The levels of violence against women are unacceptably high, and men should take more responsibility for ensuring that they are reduced, according to Alex Cunningham.
Studies indicate that the levels of violence against women are high. Research has shown that 42% of young people know girls whose boyfriends have hit them, while 40% know girls whose boyfriends have coerced or pressurised them into having sexual intercourse.
Stockton North’s Labour MP has therefore pledged his support to the White Ribbon Campaign, an educational organisation that promotes and encourages the reflection and discussion that can lead to personal and collective action amongst men to end such violence.
The White Ribbon Campaign advocates public policy becoming a leader in supporting educational programmes that seek to challenge discriminatory attitudes and practices at an early age, seeking to discourage discriminatory attitudes and the primers that contribute to violence against women.
Speaking on White Ribbon Day, a day which is also recognised as the United Nations’ International Day for the Elimination of Violence against Women, Alex said:
“Though I know violence against women is very common in our society, I was still shocked to learn the realities of the levels of violence, and wholeheartedly support the objectives of the White Ribbon Campaign in not only reducing the rate of such violence, but eradicating it altogether.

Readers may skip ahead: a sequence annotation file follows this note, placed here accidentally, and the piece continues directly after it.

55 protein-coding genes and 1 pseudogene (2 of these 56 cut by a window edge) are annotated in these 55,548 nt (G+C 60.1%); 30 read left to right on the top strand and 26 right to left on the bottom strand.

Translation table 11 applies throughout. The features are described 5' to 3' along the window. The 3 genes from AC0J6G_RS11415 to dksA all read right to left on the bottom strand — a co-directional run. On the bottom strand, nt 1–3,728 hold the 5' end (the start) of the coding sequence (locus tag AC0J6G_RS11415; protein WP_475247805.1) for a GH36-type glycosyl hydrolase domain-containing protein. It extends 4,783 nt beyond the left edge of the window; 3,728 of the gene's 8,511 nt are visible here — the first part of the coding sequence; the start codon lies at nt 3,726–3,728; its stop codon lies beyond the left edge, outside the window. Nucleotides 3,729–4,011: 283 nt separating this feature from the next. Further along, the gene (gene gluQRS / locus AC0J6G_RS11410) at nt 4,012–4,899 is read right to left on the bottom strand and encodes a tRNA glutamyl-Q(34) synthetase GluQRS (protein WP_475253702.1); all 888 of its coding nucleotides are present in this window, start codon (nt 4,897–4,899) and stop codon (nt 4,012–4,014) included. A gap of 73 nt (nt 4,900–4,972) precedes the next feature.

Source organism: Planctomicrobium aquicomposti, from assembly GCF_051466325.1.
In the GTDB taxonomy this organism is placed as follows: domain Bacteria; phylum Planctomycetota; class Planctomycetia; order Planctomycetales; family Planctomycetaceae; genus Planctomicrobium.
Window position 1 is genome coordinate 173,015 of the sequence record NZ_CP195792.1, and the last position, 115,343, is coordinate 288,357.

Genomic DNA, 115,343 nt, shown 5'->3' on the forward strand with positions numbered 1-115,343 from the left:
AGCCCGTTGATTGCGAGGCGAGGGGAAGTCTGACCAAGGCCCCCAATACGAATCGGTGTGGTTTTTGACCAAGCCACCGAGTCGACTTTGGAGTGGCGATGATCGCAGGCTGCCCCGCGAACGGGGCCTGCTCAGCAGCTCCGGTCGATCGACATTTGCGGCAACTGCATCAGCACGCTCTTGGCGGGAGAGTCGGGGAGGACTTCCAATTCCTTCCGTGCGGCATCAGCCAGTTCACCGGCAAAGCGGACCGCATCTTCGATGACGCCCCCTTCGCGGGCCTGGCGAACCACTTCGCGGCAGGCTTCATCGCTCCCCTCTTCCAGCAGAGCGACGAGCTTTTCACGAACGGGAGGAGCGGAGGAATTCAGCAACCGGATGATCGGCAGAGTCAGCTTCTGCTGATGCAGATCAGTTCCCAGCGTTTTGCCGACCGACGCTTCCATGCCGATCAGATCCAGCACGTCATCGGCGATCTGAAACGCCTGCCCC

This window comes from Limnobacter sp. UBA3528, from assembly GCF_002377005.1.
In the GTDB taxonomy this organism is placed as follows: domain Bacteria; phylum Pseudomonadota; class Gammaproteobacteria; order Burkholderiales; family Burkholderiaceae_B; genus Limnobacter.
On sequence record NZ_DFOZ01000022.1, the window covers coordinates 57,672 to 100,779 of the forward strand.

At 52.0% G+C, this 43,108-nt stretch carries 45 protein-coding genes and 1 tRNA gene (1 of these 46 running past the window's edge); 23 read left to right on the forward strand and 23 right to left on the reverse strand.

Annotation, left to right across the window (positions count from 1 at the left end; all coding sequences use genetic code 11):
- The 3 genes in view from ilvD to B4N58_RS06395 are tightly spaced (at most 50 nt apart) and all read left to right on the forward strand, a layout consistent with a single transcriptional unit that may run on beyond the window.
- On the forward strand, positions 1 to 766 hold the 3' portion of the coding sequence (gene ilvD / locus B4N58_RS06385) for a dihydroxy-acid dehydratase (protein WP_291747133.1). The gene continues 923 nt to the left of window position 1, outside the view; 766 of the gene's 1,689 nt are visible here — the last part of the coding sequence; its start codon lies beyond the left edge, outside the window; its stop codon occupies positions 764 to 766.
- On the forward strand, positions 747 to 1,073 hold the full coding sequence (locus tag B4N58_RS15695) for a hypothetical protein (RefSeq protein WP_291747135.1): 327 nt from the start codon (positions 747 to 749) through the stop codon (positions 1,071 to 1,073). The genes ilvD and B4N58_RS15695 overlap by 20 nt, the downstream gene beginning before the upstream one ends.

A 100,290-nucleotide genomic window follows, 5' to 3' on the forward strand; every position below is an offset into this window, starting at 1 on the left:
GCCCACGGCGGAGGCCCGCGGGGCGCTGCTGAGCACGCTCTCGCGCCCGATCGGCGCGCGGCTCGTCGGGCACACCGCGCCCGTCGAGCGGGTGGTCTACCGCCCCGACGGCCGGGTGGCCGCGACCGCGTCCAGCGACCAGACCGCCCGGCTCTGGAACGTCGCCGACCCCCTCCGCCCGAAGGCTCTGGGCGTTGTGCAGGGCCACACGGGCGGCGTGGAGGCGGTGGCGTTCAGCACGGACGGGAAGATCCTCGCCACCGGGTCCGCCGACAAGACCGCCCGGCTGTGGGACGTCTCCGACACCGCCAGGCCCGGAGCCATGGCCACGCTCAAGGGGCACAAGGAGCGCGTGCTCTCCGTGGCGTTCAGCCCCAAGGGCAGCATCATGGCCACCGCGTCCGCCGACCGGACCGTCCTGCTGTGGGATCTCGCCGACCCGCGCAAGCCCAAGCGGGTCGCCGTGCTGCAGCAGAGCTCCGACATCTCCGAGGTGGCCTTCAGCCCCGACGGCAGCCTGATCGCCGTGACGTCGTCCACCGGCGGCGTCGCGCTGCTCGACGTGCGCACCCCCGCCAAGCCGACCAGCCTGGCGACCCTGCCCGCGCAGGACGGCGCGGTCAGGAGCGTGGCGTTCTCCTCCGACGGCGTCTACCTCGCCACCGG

“Public policy has a role to play if we are to achieve this goal, promoting and supporting the vital work that will discourage discriminatory attitudes from an early age and preclude the primers that can condition young men towards violence.
“However, if we really want to galvanise young men with a positive attitude towards relationships with women and have an impact that lasts their entire lifetime, it is crucial that we have frank and open discussions with young people to ensure that young men really understand the immediate relevance of the issue of violence against women.”
Chris Green, Chair of the White Ribbon Campaign UK, said: “Parliamentarians enter parliament in order to make their community a better place. There is no more important way to do this than by working to eliminate violence against women. Yet because of the over representation of men in every Parliament in Europe, it is vital for individual male parliamentarians to be involved in order for change to take place.”